|کد مقاله||کد نشریه||سال انتشار||مقاله انگلیسی||ترجمه فارسی||نسخه تمام متن|
|5740466||1616298||2017||9 صفحه PDF||سفارش دهید||دانلود رایگان|
- Long-term clogging was assessed in unplanted/planted (4 different species) HSSF CWs.
- The presence of vegetation and plant species did not significantly affect clogging.
- Lower hydraulic conductivity but similar porosity in planted vs unplanted units.
- Solids biodegradation rate was 10-20 folds higher in aerobic vs anaerobic conditions.
- Promoting aerobic conditions prevents solids accumulation and clogging.
This study reports the rate of total solids (TS) accumulation and hydraulic conductivity (HC) in five units of horizontal subsurface flow (HSSF) constructed wetlands (CWs), including unplanted and planted units with four different macrophytes (Juncus effusus, Iris pseudacorus, Thypha latifolia L. and Phragmites australis). Two monitoring campaigns were carried out at 17 (I) and 29 (II) months of operation, at surface loading rates of 2.5 and 4.7Â g BOD5 mâ2 dâ1 respectively. Significant differences between units for TS density and most characteristics of accumulated solids were not found. On the contrary, significant differences existed between near inlet and outlet zones as well as between campaigns I and II. In aerobic conditions, approximately 35% of accumulated solids COD was biodegradable at maximum rates of 4.4-12.0Â g COD mâ2 dâ1. In anaerobic conditions only 4% of accumulated solids COD was biodegradable at maximum rates of 0.2-0.8Â g COD mâ2 dâ1. Thus, promoting aerobic conditions prevents clogging. HC was approximately 16% lower in planted units than in the unplanted unit while a similar drainable porosity drop (13-18%) was registered. The results showed that the presence/absence of vegetation and plant species did not significantly affect clogging in HSSF CWs.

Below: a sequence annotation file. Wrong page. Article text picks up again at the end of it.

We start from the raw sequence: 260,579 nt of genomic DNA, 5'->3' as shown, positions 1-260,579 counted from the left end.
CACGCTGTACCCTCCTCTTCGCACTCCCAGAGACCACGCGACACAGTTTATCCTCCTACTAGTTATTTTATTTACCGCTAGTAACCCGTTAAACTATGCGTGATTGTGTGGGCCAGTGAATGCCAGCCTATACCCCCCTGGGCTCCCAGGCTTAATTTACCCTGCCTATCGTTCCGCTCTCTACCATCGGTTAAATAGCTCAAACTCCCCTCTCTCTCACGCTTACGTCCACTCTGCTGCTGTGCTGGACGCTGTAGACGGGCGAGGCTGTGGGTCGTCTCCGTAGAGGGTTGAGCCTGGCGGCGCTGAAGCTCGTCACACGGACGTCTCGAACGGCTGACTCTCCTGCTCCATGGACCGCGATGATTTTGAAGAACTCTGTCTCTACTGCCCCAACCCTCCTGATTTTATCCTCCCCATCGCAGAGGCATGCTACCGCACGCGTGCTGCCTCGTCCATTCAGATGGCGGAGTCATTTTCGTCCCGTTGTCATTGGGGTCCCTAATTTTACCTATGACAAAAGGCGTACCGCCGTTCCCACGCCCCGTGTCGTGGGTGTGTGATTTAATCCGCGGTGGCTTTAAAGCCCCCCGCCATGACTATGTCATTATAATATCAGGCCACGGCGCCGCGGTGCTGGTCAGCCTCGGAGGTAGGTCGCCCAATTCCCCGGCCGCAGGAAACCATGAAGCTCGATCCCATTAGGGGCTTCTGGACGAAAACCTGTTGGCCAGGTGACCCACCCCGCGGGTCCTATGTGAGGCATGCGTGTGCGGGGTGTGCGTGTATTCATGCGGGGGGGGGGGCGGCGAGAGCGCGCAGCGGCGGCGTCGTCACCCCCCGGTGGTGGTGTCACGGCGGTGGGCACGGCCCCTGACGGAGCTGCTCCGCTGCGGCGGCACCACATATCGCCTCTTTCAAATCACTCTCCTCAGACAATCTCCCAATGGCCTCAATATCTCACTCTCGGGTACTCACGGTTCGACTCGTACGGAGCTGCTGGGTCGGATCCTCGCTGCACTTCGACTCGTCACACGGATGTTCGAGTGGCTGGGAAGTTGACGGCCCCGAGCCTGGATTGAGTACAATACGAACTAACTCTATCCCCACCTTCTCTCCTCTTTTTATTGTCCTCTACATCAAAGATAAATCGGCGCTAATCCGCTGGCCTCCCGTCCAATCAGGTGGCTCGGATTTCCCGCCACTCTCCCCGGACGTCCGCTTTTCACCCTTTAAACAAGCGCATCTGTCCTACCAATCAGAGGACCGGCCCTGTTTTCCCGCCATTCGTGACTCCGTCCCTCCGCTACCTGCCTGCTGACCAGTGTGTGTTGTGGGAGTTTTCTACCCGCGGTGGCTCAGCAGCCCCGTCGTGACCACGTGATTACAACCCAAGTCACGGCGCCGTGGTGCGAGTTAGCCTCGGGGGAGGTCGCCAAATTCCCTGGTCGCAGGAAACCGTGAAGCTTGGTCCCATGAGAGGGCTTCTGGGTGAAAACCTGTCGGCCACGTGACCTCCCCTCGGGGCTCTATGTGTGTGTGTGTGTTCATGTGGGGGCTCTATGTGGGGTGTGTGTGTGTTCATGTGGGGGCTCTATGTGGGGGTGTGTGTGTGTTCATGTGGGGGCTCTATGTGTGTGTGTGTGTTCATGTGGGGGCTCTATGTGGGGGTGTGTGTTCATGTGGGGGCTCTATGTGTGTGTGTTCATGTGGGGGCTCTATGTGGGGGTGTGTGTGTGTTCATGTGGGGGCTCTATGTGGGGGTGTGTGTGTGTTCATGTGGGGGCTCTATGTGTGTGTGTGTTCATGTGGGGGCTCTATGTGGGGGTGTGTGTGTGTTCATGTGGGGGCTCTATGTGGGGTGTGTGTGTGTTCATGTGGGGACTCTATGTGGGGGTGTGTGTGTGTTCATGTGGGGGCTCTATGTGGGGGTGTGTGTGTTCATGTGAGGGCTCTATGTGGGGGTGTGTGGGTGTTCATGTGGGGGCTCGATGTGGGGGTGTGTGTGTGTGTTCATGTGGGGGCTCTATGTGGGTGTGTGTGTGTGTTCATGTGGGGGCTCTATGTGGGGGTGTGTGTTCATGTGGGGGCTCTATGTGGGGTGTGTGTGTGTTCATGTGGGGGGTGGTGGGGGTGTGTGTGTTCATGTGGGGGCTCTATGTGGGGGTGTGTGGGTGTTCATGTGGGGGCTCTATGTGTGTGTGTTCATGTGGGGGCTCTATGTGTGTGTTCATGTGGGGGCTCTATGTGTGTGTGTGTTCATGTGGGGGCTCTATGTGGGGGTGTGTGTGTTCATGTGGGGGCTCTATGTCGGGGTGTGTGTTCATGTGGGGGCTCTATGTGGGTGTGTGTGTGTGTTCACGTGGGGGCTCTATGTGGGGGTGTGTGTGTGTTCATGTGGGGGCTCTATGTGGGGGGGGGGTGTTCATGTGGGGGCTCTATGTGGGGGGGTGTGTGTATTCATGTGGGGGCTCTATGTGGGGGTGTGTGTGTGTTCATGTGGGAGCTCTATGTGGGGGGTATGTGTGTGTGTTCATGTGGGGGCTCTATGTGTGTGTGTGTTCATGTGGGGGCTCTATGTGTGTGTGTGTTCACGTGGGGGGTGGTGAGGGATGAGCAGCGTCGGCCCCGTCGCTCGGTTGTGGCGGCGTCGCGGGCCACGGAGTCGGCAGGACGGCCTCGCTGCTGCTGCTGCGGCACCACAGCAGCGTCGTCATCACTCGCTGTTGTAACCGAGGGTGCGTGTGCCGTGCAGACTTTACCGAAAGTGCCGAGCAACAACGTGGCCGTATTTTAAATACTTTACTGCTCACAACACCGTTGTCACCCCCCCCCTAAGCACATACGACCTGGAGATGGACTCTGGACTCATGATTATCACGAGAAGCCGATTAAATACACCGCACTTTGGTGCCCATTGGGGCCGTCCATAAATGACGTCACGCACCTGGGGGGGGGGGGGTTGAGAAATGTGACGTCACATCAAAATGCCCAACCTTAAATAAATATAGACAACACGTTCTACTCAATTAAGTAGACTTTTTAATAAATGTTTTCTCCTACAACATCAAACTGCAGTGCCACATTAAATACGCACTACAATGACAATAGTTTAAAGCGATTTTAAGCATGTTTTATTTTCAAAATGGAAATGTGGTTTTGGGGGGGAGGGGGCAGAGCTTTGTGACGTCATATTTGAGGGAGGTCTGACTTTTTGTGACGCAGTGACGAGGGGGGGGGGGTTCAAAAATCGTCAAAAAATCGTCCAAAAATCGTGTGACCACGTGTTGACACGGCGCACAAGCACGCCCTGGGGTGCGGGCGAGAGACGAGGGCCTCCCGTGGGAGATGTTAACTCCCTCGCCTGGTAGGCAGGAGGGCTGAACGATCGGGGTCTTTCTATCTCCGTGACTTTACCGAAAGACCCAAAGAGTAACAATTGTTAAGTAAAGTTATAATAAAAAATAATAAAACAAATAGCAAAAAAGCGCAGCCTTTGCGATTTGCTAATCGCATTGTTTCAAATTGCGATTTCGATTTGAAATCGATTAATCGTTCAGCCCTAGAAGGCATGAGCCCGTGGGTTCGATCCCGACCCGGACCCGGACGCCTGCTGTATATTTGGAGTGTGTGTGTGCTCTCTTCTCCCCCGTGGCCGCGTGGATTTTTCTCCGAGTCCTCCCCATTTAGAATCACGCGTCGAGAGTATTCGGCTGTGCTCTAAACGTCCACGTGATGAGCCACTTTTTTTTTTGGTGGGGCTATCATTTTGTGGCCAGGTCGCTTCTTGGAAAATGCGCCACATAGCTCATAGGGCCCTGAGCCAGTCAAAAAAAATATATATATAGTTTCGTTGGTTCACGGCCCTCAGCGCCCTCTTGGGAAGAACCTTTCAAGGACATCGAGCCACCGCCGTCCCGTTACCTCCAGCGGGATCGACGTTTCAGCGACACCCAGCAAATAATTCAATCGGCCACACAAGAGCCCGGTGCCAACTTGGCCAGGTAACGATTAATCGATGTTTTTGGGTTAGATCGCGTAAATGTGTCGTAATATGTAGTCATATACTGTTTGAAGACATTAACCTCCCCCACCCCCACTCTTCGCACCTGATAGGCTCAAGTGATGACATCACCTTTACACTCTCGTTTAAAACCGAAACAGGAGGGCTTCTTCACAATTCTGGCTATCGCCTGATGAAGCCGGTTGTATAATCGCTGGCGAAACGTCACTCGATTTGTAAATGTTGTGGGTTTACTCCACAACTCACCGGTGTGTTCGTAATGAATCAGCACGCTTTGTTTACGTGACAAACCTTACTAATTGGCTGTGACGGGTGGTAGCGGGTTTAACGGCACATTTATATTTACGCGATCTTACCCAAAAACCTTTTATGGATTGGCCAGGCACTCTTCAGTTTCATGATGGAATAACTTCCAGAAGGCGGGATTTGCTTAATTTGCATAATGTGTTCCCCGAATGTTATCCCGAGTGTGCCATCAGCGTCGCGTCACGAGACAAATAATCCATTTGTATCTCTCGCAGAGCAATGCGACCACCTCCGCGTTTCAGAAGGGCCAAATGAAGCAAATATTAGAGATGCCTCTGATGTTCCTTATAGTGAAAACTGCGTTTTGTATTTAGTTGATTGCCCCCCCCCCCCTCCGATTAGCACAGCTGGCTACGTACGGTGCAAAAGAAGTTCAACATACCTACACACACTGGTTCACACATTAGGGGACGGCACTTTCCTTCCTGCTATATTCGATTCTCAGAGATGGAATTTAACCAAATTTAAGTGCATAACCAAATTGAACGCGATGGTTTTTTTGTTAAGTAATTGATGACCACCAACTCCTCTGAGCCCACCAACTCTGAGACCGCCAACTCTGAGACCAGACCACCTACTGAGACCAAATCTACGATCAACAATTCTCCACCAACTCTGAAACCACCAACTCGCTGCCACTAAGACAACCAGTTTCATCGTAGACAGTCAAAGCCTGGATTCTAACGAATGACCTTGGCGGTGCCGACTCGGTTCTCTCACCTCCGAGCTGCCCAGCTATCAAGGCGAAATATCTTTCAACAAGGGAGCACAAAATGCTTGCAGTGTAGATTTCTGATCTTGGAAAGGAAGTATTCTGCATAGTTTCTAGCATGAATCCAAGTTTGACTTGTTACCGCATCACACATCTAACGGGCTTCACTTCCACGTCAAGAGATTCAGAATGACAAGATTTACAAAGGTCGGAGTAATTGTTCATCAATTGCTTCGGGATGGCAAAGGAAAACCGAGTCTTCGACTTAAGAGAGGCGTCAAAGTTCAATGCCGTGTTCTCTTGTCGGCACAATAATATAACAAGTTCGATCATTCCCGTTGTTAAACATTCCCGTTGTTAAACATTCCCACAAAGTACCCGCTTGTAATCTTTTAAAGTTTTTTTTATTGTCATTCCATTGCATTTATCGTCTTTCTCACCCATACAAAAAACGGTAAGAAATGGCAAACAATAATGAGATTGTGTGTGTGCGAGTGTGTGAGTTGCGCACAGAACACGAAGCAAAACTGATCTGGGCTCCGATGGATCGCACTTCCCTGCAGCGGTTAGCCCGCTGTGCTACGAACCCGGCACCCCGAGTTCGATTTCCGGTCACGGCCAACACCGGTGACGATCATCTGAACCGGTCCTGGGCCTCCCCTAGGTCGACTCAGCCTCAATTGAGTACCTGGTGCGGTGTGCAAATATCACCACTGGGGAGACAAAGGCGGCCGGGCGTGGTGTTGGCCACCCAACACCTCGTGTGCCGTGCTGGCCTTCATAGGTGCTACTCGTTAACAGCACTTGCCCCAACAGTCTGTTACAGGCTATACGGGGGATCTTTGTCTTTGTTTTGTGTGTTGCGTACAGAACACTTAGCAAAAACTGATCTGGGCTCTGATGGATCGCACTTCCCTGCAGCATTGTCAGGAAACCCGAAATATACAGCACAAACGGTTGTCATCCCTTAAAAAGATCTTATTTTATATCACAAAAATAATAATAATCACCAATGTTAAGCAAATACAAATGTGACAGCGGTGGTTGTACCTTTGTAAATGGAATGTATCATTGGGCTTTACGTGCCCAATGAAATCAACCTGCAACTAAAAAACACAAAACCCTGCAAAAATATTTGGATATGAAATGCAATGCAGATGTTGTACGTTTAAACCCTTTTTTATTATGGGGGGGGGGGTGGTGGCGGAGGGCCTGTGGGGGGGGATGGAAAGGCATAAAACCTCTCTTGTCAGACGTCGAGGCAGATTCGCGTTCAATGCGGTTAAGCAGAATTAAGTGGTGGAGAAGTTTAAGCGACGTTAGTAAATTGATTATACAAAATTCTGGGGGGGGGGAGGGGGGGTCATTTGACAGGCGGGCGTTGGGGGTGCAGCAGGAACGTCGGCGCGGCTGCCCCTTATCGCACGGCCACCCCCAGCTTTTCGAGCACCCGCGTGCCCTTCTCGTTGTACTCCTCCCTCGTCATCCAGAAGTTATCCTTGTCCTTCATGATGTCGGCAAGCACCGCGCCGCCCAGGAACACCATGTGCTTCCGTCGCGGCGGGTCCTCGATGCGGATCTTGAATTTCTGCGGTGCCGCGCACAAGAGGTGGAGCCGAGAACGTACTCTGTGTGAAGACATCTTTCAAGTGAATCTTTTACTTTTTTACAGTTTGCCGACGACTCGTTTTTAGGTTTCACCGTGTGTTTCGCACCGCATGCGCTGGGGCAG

Journal: International Biodeterioration & Biodegradation - Volume 119, April 2017, Pages 396-404